Monica became friends with the Bishop of Milan, Saint Ambrose, who eventually led Augustine to convert to the Christian faith. The holy bishop St. Ambrose comforted her, saying, “The son of these tears of yours shall not perish!”
Augustine was baptized shortly before her death, but not before they had spent peace-filled, joyous days together, discussing the mysteries of God, whom they loved so much.
Patience In Our Own Lives
I am grateful for the story of St. Monica. While I am certain I will be praying for patience and confessing my lack of it for many years to come, I can look to her and know that her years of patient longing included days of frustrations and even crying out to God for help
Just like the vision I have in my head, we often think of patience as something that only comes with a calm and serene countenance. However, as we contemplate the life of Monica, we can see that it is often accompanied by consternation. Patience means to endure hardships with trust and hope in the providence of God. It doesn’t necessarily mean that it comes without sweat and tears. As the bishop said: “The child of those tears shall never perish.”
I am grateful that I can look to Saint Monica for holy assistance and intercessory help in the constant practice of patience in my own motherhood. Let us remember that her continual and persistent prayer for her husband and for her son ultimately paid off. Ours will, too.
4 Different Prayers to Saint Monica
Dear Saint Monica, you were once the mournful mother of a prodigal son. Your faithfulness to prayer brought you and your son so close to God that you are now with him in eternity. By your intercession and God’s grace, your son St. Augustine became a great and venerable Saint of the Church. Please take my request to God with the same fervor and persistence with which you prayed for your own son.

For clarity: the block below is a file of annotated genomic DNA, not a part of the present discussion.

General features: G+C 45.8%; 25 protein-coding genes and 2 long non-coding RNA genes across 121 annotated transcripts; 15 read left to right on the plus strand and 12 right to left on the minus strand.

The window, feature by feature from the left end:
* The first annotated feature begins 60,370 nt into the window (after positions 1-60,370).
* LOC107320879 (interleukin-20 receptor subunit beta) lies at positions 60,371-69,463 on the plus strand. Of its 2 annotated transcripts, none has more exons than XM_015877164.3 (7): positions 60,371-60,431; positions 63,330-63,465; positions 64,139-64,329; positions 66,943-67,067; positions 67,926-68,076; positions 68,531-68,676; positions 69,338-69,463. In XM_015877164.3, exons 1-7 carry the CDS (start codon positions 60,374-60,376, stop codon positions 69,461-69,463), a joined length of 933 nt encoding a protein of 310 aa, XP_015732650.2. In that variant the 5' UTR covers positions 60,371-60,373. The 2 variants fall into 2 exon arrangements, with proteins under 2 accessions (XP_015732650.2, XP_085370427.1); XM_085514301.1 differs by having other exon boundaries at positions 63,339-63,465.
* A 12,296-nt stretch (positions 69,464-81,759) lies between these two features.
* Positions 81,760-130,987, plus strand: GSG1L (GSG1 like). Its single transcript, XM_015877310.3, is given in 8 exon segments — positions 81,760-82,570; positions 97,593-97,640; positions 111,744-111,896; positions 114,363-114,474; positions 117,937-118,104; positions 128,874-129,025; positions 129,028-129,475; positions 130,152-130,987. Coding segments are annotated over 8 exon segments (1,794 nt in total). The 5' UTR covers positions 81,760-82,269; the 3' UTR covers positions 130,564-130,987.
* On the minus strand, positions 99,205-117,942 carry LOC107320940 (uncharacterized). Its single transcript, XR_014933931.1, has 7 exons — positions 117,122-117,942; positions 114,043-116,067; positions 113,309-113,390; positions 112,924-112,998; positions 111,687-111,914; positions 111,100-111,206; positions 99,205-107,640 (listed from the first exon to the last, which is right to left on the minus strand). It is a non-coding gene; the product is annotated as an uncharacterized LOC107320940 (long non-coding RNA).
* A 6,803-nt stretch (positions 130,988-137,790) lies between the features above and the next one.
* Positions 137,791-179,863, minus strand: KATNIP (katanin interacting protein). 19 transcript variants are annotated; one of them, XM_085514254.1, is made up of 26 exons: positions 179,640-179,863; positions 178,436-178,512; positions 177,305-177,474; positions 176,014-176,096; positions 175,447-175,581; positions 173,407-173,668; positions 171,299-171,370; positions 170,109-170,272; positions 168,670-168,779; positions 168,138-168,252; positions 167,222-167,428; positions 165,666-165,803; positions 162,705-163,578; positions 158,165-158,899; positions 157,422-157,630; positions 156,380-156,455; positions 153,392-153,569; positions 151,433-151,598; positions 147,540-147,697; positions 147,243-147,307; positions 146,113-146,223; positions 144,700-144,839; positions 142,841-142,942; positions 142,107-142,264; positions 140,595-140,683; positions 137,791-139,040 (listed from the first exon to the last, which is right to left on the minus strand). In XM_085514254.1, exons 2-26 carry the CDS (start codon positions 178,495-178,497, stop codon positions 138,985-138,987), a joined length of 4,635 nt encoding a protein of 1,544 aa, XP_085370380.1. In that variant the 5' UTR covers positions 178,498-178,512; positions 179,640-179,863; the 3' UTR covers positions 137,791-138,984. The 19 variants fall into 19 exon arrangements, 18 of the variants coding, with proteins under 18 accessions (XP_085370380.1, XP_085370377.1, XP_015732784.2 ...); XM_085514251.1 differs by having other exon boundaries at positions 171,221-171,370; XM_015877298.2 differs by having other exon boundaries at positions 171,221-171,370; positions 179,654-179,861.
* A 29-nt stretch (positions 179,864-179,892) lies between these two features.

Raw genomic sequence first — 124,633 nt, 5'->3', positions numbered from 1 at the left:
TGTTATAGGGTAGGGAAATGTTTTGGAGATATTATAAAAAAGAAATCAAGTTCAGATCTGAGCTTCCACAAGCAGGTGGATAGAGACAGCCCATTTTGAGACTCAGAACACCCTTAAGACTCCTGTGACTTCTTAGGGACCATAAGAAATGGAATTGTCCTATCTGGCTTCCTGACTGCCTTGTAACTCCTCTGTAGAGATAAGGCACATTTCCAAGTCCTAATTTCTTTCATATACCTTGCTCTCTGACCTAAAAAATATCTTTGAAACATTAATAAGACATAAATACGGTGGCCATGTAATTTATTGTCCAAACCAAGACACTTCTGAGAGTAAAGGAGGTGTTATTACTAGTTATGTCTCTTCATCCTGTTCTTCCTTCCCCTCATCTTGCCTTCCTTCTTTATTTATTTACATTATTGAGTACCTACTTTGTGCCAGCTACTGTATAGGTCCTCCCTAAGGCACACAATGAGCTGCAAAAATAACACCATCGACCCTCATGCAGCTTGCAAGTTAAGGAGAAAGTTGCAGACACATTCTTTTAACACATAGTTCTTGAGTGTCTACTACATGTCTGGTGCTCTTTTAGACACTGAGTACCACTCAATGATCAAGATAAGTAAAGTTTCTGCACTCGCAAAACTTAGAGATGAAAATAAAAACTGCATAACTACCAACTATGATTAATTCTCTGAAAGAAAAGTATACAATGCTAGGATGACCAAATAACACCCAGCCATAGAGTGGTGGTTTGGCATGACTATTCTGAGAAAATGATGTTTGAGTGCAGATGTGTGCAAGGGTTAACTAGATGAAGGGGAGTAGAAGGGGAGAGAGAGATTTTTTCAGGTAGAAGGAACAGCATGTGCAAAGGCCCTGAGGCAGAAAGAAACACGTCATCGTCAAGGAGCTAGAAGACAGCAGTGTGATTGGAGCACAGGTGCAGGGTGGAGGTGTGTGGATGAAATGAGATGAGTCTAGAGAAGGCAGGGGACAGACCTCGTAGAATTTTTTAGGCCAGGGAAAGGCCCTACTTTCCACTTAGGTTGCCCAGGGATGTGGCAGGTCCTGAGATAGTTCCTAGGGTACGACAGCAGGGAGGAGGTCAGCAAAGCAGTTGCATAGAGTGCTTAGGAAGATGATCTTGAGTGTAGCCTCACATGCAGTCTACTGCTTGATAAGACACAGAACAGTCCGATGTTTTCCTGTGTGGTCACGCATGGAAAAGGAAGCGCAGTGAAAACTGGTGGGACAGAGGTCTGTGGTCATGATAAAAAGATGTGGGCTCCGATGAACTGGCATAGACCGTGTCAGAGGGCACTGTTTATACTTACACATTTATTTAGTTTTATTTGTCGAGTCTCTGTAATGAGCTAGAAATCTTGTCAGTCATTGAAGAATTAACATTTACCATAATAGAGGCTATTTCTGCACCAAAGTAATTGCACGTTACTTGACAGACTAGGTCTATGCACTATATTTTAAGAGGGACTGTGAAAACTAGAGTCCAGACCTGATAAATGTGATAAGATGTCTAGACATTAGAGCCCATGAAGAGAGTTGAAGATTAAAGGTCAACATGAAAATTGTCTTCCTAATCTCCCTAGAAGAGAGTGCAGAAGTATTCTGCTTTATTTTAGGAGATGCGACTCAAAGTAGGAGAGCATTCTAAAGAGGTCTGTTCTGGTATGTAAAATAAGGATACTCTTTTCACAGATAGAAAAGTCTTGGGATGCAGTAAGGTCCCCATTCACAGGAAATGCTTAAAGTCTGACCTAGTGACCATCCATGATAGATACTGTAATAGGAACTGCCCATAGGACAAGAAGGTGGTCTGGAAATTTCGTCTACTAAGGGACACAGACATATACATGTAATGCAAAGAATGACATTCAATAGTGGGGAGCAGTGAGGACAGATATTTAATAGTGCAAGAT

(Mention your intentions here)
With your needs, worries and anxieties, you threw yourself on the mercy and providence of God. Through sorrow and pain, you constantly devoted yourself to God. Pray for me that I might join you in such a deep faith in God’s goodness and mercy.
Above all, dear Saint Monica, pray for me that I may, like your son, turn from my sin and become a great saint for the glory of God. Amen.
Exemplary Mother of the Great Augustine,
you perseveringly pursued your wayward son,
not with wild threats but with prayerful cries to heaven.
Intercede for all mothers in our day
so that they may learn to draw their children to God.
Teach them how to remain close to their children,
even the prodigal sons and daughters
who have sadly gone astray.
Dear St. Monica, troubled wife and mother,
Many sorrows pierced your heart during your lifetime.
Yet you never despaired or lost faith.
With confidence, persistence and profound faith,
you prayed daily for the conversion
of your beloved husband, Patricius,
and your beloved son, Augustine.
Grant me that same fortitude, patience and trust in the Lord.
Intercede for me, dear St. Monica, for (mention your petition here)
and grant me the grace to accept his will in all things,
through Jesus Christ, our Lord,
in the unity of the Holy Spirit,
one God forever and ever.
Blessed Monica, mother of St. Augustine,
we give thanks to our Father in Heaven
Who looked with mercy upon your tears
over your wayward son.
His conversion and heroic sanctification
were the fruit of your prayers.
Dear St. Monica,
we now ask you to pray with us
for all those sons and daughters
that have wandered away from God,
and to add your prayers to those of all mothers
who are worried over their children.
Pray also for us that,
following your example, we may,
in the company of our children,
one day enjoy the eternal vision of our Father in Heaven.
What stands out to you about the story of St. Monica and St. Augustine?
Is there another saint that you turn to for children who have left the Faith?
Let us know in the the comments below! We want to hear from you!